• Growing organic coffee


    Growing any organic product, including organic coffee, is more than just leaving out fertilizers and other agro-chemicals. Coffee produced in this way should instead be called 'natural' coffee and, to the surprise of many, the industry looks upon this as non-sustainable production. This is because, in the long run, the soil will be depleted by natural production, which is often referred to also as 'passive cultivation' or 'organic by default'.

    To achieve sustainable production it is necessary to make active use of various organic agriculture techniques including the composting of organic material, mulching of the soil under the trees with organic material, use of biological pest control, and investing in shade regulation. The principle of sustainable agriculture is that a value corresponding to that harvested should be returned to the soil. All possible methods have to be used to enhance the fertility of the soil. This is why passive production of coffee, even when no chemicals are used, is viewed as non-sustainable and not as organic.

    According to European Union regulations these standards must be followed:

    • Cultivation of legumes, green manures, or deep-rooting plants in an appropriate multi-annual rotation programme.
    • Incorporation in the soil of organic material, organic livestock manure and vermicompost.
    • Pests, diseases and weeds to be controlled by using appropriate varieties, rotation programmes, biological pest control, mechanical practices and flame weeding.
    • Seeds and propagation materials organically produced.
    • Use of non-organic fertilizers, pesticides and biological pest control methods is limited.

    (Minimum standards according to and adapted from EU-2092/91. See Annex II of EU-2092/91 for further specifications of approved inputs: www.europa.eu)

    CERTIMEX, a leading organic certifying organization from Mexico, has formulated standards specifically for coffee.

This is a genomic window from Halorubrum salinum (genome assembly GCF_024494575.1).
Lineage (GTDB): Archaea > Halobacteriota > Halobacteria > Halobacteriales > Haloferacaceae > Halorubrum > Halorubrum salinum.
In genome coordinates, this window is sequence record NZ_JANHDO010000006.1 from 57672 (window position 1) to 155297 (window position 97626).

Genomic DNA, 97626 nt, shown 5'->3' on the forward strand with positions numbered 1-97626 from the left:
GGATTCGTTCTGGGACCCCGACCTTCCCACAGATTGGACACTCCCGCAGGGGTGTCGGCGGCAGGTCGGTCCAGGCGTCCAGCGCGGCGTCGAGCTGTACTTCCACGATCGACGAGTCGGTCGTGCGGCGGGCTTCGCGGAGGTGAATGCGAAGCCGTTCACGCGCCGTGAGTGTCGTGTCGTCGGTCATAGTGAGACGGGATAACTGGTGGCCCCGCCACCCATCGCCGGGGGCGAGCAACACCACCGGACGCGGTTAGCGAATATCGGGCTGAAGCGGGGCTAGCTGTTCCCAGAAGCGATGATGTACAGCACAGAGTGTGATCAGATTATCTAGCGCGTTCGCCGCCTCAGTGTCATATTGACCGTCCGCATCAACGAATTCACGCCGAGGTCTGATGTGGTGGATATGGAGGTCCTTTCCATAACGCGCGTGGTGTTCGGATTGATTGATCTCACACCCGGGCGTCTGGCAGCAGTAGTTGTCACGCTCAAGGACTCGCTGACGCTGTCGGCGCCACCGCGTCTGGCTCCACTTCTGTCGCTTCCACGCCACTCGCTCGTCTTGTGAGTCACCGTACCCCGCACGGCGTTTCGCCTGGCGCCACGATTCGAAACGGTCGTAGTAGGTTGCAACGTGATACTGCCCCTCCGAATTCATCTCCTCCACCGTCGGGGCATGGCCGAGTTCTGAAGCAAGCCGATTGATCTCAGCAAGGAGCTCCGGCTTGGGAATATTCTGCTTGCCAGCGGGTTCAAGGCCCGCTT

• Biodiversity should be promoted; therefore cultivation must be done under diversified shade.
    • Varieties should be adapted to the local climate and be resistant to local plagues and diseases.
    • Nurseries should be organic and seeds should come from organic coffee fields.
    • Coffee bushes may not be planted too densely.
    • Erosion should be controlled by: mulching and growing of soil covers; planting on contours and/or terraces; shade trees with a lot of foliage leaf; and construction of barriers.
    • Techniques to promote organic content of the soil should be used: growing of legumes, incorporation of organic fertilizers and other organic material such as leaves and branches of shade trees.
    • Corrections of pH-value with permitted inputs, e.g. lime, is allowed.
    • Coffee pulp is recycled.
    • Processing is done only with mechanical and physical means; attention should be given to reduction of energy use and cleaning of water that has been used to wash the coffee.

    (Adapted from CERTIMEX: Normas para la producción de café orgánico/01.2001.)

    Usually, a producer may simultaneously grow both conventional and organic coffee, although this is not recommended. There must be a clear separation between the two types and adequate barriers to prevent contamination with agro-chemicals from neighbouring fields.

    Coffee may normally be sold as organic only once organic cultivation has been practised for at least three years before the first marketable harvest. This also means three years of inspection. These years are called the conversion period. 

    In specific cases, depending on previous agricultural practices, this conversion period may be reduced, but only after approval of the certifying organization, which in turn has to report such a decision to the authority granting the import permit in the European Union Member State concerned. For a producer who can prove that no agro-chemicals have been used in the past, it is important to try to reduce the conversion period. If a producer can document that no agro-chemicals have recently been used, it is certainly worthwhile discussing the possibility with the certifier.

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